“So, I caught feelings for someone. We can still be friends though.”

“We can still be friends though”, he said, like we had ever been friends to start with.

Maybe other people have different definitions of friendship, but, mine includes still being able to hang out together while I’m on my period. Mine includes getting to text them randomly without having to do math to figure out whether they’ll feel like I’m clingy. Mine includes being able to make plans a couple weeks in advance without fear that they’ll have gotten bored by then.

I knew we were not friends because I wouldn’t have continued sleeping with him had I genuinely believed he’d still want to hang out otherwise. We’d been sleeping together for about three months. He was an artist, and I found being around him to be creatively stimulating for me, but the sex was mediocre at best. He didn’t text just to say ‘hi’ or share a meme. He didn’t invite me to parties or to hang out around other people. He made it clear what he was looking for, and I was fine with that part of the deal. I knew it wasn’t going to last very long. He was a way to pass the time while I adjusted to my shiny new singleness. I would have far preferred to be friends if we could have been, but those positions were apparently filled.

I was willing to settle, at the time, but not willing to be patronized. Don’t tell me “we can still be friends” when we never were, as an attempt to avoid awkwardness. Just be honest. We might not have been friends, but I still deserve your respect.

I don’t think I’ve ever had a true ‘friends with benefits’ relationship, even though I’m sure that that’s what most of them would have called it. That, to me, implies actual friendship is a part of the equation. I guess we could call it ‘casual dating’, but the dating part always felt obligatory on their end. The dating part was something to be tolerated, because I’ve never been the kind of girl who likes just showing up to a guy’s place and immediately having sex. I need to be eased into it, I need to feel comfortable. To their credit, they tried.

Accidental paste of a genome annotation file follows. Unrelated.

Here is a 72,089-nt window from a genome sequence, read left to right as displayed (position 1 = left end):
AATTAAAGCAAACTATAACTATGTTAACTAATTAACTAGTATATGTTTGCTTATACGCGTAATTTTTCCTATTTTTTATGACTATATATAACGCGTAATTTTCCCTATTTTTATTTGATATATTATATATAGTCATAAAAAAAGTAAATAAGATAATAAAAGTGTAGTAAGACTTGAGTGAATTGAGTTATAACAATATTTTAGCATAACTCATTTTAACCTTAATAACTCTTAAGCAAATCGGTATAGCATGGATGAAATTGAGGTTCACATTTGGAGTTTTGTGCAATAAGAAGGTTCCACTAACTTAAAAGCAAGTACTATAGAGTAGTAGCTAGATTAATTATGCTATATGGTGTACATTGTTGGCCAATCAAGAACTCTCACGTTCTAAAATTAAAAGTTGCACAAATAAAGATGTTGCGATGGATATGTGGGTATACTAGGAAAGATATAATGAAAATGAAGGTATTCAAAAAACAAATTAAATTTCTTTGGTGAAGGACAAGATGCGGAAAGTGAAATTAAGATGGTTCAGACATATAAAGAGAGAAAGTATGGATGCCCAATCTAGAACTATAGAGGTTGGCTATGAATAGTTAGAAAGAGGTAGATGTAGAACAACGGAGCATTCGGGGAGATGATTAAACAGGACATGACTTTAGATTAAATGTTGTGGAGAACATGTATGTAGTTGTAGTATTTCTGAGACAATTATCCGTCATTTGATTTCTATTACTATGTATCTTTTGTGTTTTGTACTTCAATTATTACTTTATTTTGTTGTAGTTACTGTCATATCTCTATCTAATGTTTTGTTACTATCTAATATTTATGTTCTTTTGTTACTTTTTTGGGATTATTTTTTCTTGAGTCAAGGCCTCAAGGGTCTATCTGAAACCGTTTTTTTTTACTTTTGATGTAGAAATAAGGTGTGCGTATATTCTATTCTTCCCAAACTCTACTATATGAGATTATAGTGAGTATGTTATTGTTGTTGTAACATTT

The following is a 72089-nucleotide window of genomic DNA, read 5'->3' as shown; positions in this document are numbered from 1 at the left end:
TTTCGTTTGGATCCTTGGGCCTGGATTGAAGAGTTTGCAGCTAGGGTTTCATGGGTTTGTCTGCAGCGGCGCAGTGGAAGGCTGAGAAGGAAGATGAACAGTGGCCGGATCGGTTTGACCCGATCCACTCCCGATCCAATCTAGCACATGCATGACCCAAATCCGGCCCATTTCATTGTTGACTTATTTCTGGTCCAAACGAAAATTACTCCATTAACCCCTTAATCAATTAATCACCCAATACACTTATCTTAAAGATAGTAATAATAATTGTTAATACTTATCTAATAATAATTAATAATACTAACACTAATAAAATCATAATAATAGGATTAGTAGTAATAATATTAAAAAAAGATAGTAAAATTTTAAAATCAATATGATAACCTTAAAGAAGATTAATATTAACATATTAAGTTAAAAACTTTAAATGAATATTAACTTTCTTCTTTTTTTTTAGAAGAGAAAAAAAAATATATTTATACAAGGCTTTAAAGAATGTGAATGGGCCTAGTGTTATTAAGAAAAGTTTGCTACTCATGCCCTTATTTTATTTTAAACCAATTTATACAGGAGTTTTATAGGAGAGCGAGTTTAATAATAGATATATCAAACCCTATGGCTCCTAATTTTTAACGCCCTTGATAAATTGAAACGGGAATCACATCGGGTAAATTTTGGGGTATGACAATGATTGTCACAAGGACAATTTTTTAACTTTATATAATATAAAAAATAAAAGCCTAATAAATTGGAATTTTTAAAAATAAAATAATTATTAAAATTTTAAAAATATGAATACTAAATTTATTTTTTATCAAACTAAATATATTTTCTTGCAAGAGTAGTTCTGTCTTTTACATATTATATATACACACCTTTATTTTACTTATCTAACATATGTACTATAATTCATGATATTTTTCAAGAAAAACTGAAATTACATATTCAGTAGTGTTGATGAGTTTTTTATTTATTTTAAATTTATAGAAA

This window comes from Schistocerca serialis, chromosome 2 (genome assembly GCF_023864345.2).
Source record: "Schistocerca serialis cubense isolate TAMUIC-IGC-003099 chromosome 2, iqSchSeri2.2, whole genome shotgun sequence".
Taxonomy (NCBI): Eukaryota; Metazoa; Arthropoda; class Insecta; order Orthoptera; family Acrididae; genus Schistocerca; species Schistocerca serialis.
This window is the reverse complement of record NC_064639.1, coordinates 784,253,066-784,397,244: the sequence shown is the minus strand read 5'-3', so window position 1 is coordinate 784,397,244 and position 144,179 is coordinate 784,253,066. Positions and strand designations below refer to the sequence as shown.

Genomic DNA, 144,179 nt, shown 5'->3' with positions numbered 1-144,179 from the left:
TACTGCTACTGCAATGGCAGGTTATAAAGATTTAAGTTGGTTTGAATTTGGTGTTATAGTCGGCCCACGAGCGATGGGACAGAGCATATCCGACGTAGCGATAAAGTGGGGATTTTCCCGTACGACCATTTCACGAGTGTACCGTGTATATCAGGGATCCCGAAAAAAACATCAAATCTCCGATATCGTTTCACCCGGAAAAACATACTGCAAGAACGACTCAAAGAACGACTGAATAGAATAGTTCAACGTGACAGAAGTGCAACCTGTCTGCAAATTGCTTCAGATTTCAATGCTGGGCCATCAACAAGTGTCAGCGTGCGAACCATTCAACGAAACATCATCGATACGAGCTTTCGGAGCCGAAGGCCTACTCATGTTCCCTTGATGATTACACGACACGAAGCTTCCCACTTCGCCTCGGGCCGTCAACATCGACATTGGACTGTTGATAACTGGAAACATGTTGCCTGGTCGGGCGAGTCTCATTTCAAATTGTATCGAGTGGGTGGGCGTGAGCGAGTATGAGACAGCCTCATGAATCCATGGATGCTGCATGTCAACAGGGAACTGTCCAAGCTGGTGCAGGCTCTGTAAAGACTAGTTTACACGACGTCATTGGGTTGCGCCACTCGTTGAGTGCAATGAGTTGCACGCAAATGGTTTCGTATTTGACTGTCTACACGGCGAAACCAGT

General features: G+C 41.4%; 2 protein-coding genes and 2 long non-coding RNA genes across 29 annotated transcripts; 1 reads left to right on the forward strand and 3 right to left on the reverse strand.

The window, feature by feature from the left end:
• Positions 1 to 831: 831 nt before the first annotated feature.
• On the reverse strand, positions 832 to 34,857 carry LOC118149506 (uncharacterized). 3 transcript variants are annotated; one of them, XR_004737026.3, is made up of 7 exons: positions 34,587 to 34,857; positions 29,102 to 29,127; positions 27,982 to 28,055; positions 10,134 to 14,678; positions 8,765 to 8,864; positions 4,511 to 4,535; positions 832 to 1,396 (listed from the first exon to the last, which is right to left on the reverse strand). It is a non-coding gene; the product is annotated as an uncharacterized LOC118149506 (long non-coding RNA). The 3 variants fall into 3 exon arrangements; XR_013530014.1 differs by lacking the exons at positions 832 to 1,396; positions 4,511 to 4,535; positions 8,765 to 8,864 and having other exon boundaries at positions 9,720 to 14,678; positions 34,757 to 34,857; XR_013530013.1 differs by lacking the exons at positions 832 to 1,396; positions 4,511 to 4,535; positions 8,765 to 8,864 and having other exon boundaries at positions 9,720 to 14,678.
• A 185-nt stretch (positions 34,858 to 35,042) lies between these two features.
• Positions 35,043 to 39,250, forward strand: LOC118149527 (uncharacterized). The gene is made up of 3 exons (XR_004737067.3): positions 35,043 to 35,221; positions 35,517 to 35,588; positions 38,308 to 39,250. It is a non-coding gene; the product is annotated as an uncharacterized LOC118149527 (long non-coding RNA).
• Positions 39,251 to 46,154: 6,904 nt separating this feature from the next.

It’s a relationship style I’ve fallen into accidentally more than I’d have liked to. It starts with a crush and a couple real dates, and then fizzles out eventually as I realize I don’t get enough out of my time with them to make it worth shaving my legs. It’s never really been fun, but sometimes Tinder will convince you to take what you can get.

I don’t blame any of them for my lack of enjoyment. They didn’t set out to do me harm, but I resent the friendship lie. If you have to lie about what a relationship was, then it probably wasn’t a good one. If you have to try and soften the edges of it to make it more palatable, turning ‘no strings attached sex’ into ‘friendship’, then that implies that at least one of you didn’t think casual sex was palatable on its own.

I know he meant well when he said it, but I don’t need men to lie to me to protect my feelings. Telling me it was ‘friends with benefits’ when it wasn’t just reinforces the idea that I am a delicate woman who can’t detach romantic feelings from sex, and that I must be protected from my own decision to engage with someone who doesn’t give a shit about me. I am a grown woman who knows what she’s getting into, and consents at her own risk.

This kind of lying also helps skew the perceptions of other types of relationships. If I did enter into a friends with benefits relationship, it would seem so much more serious because I’m not used to a ‘fwb’ texting me to just see how my day is going, or acknowledging my birthday. It helps confuse the signals between ‘this guy is just being nice to me’ and ‘this guy is madly in love with me’, which is already hard enough to tell the difference between.

So please, if we’re not friends, don’t pretend that we are. Just get used to telling women the truth.

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